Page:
If you would sit down with extraordinary major gift officers and ask them to tell you a few stories about how they cultivate and nurture their donors, or ask them about a gift they helped secure, you would find out that they don’t think of their jobs as something accomplished between the hours of 9 and 5.
Extraordinary MGO’s: 1) view their jobs as a life passion and, 2) schedule their time around their donors’ lives and not some old paradigm that their non-profit is stuck in.
I don’t know how many times I’ve heard ordinary MGO’s talk about how they couldn’t get a hold of their donors either by phone or in person. “I’ve tried 3 or 4 times to get in touch with this donor, but he is never home and never gets back to me.” When I dig a little deeper and ask a few more questions, I come to learn that they are trying to reach out to donors during their own office hours.
Why are donors not at home? Perhaps because, like the MGO, they are working! When I suggest that they need to call in the evenings or plan visits around the donor’s schedule, I get a strange look of horror. You’d think I had asked them to jump off a bridge or something.
If you happen to be the manager of an extraordinary MGO, the absolute worst thing you can do is require that he or she work from the office and “punch a clock.” I’ve seen great MGO’s whose spirit and creativity are crushed because some out of touch manager has a need to see their faces in the office everyday.
Now, I understand the tension for you managers. You may have been burned in the past by other MGO’s who had a lot of freedom, could work from home and “do their thing,” and then took advantage of it and didn’t do their job. Believe me, Richard and I have seen this all too often as well.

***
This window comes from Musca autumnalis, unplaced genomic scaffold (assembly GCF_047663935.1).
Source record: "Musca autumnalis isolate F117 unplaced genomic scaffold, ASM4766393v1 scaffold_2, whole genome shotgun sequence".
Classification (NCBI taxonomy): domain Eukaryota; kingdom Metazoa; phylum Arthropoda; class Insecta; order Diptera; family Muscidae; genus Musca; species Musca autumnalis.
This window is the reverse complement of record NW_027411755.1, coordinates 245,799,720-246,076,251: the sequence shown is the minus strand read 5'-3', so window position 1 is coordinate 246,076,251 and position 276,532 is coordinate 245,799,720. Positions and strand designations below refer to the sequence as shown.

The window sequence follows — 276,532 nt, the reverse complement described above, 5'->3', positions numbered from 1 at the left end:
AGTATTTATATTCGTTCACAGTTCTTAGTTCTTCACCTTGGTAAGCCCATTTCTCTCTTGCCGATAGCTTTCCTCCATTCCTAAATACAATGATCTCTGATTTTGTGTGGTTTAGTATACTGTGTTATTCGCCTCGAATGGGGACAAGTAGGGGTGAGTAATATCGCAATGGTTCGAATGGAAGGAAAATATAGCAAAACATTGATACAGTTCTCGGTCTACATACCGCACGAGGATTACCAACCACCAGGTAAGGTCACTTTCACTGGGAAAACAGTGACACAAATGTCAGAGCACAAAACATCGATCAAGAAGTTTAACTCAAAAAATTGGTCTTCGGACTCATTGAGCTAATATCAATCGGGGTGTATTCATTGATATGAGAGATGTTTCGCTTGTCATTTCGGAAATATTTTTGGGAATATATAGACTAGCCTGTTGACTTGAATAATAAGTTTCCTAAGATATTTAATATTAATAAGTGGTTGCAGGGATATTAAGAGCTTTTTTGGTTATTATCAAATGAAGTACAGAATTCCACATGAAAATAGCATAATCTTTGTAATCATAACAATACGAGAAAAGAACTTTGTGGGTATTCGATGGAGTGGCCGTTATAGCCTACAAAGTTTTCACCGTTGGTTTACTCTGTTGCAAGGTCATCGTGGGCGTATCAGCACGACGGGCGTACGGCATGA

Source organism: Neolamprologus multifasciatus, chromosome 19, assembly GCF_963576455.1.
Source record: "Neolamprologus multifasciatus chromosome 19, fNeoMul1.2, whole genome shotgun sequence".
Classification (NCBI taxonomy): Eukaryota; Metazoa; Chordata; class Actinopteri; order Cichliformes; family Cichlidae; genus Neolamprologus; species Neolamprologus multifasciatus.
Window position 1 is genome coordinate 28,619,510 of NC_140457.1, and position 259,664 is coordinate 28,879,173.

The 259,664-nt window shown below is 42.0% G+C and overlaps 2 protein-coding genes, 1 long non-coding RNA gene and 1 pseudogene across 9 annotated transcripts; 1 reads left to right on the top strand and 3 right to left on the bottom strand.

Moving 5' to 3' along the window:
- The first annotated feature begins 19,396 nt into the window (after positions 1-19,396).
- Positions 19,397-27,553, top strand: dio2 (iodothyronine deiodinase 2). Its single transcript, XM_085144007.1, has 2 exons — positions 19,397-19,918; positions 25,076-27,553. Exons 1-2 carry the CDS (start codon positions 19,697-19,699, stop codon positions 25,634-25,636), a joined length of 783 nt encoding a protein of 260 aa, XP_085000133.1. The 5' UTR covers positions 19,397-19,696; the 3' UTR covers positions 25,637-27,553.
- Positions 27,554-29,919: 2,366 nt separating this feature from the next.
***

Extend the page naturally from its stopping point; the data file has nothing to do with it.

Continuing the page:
But, what Richard and I see across the board with extraordinary MGO’s is that they are constantly restless. They don’t settle for an unanswered phone, but rather, do their best work around their donor’s schedule. And they PRODUCE.
I remember a situation in which an MGO was really unhappy about his manager’s requirement that he work from the main office. Most of his donor visits were either in the evenings, early mornings for breakfast or on the weekends, yet he was still required to be in the office by 8:30 every morning.
He wanted the ability to have more flexible hours. When we sat down with his manager and looked at his goals v. actual revenue…he had more than doubled his goals. And he had repeatedly done so year after year.
Why would you try and “control” someone like that by requiring him to work regular “office hours”?
You wouldn’t. So, if you happen to be doing that…stop it now!
In fact, if I were the manager of an MGO who always came in on time and left at 5pm every day, I would be really concerned.
The extraordinary MGO knows how to work within the donor’s time.
If a donor says, “Hey, I know it’s late, but can you meet me at a diner at 10 pm?”, there is no hesitation from the MGO. “Of course! I’ll see you there!” If the only meeting she can get with her donor is right before a tee time on Saturday morning…she makes that meeting.
Does she sit around and complain about it? No. She gets excited that the donor has carved out time for them to meet.
You see, extraordinary MGO’s know that many of their donors lead busy lives. They know that their donors can’t fit THEIR schedule.
Extraordinary MGO’s don’t concern themselves with a 40-hour work week. They concern themselves with getting to know their donors, deepening their relationships, coming up with creative offers to present for funding and being relentless and RESTLESS about it.